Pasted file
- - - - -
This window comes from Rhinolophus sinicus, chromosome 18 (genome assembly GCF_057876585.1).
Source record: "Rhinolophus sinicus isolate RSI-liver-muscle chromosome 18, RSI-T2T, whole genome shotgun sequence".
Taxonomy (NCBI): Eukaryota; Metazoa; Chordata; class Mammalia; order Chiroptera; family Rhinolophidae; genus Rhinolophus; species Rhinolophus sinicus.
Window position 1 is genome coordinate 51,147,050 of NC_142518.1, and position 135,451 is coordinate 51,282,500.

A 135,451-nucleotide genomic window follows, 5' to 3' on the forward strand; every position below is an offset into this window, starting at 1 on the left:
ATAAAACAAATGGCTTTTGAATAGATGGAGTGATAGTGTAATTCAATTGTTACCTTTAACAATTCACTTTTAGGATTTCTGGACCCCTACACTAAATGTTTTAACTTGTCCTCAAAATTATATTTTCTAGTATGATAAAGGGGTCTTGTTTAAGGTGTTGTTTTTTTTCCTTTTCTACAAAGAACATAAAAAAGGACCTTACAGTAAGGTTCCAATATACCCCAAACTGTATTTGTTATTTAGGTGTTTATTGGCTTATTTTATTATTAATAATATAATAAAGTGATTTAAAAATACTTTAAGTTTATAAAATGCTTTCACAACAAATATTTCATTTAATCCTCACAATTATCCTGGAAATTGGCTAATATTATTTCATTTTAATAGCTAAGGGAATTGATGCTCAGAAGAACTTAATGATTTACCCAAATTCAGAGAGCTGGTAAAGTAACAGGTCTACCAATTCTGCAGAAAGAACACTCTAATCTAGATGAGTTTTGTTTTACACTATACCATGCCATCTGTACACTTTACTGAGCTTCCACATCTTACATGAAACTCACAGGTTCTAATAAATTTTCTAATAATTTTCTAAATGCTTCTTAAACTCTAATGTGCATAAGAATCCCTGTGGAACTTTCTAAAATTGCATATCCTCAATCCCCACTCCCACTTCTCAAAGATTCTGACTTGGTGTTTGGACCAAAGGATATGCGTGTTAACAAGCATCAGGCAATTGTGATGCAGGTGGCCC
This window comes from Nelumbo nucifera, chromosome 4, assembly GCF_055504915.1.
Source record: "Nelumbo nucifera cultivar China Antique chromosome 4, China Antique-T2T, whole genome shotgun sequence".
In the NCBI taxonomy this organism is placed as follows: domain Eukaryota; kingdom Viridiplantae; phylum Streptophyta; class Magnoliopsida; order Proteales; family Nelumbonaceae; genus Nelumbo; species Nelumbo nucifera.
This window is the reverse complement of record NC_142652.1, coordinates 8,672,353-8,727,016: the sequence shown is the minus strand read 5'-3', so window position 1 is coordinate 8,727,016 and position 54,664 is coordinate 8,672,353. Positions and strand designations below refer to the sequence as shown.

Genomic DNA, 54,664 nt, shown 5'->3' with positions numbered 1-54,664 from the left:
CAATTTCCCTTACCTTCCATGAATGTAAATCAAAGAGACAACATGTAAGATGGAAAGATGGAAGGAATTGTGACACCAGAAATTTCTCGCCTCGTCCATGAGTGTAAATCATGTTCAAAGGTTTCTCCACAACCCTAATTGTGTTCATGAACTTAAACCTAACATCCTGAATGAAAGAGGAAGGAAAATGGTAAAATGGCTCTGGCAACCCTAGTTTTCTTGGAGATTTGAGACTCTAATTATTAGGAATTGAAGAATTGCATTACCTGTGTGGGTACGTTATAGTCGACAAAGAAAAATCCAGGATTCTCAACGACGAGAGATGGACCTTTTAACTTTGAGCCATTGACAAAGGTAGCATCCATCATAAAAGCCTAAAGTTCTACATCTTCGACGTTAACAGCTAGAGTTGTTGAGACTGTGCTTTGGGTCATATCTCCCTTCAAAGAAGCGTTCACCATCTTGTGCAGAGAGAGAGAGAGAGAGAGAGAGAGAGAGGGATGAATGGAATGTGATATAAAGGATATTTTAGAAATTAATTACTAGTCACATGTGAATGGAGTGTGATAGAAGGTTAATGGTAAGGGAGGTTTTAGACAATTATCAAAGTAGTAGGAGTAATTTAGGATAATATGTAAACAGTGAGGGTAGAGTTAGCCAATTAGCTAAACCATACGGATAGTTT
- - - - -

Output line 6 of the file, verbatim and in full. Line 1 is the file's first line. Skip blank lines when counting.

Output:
ATAAAACAAATGGCTTTTGAATAGATGGAGTGATAGTGTAATTCAATTGTTACCTTTAACAATTCACTTTTAGGATTTCTGGACCCCTACACTAAATGTTTTAACTTGTCCTCAAAATTATATTTTCTAGTATGATAAAGGGGTCTTGTTTAAGGTGTTGTTTTTTTTCCTTTTCTACAAAGAACATAAAAAAGGACCTTACAGTAAGGTTCCAATATACCCCAAACTGTATTTGTTATTTAGGTGTTTATTGGCTTATTTTATTATTAATAATATAATAAAGTGATTTAAAAATACTTTAAGTTTATAAAATGCTTTCACAACAAATATTTCATTTAATCCTCACAATTATCCTGGAAATTGGCTAATATTATTTCATTTTAATAGCTAAGGGAATTGATGCTCAGAAGAACTTAATGATTTACCCAAATTCAGAGAGCTGGTAAAGTAACAGGTCTACCAATTCTGCAGAAAGAACACTCTAATCTAGATGAGTTTTGTTTTACACTATACCATGCCATCTGTACACTTTACTGAGCTTCCACATCTTACATGAAACTCACAGGTTCTAATAAATTTTCTAATAATTTTCTAAATGCTTCTTAAACTCTAATGTGCATAAGAATCCCTGTGGAACTTTCTAAAATTGCATATCCTCAATCCCCACTCCCACTTCTCAAAGATTCTGACTTGGTGTTTGGACCAAAGGATATGCGTGTTAACAAGCATCAGGCAATTGTGATGCAGGTGGCCC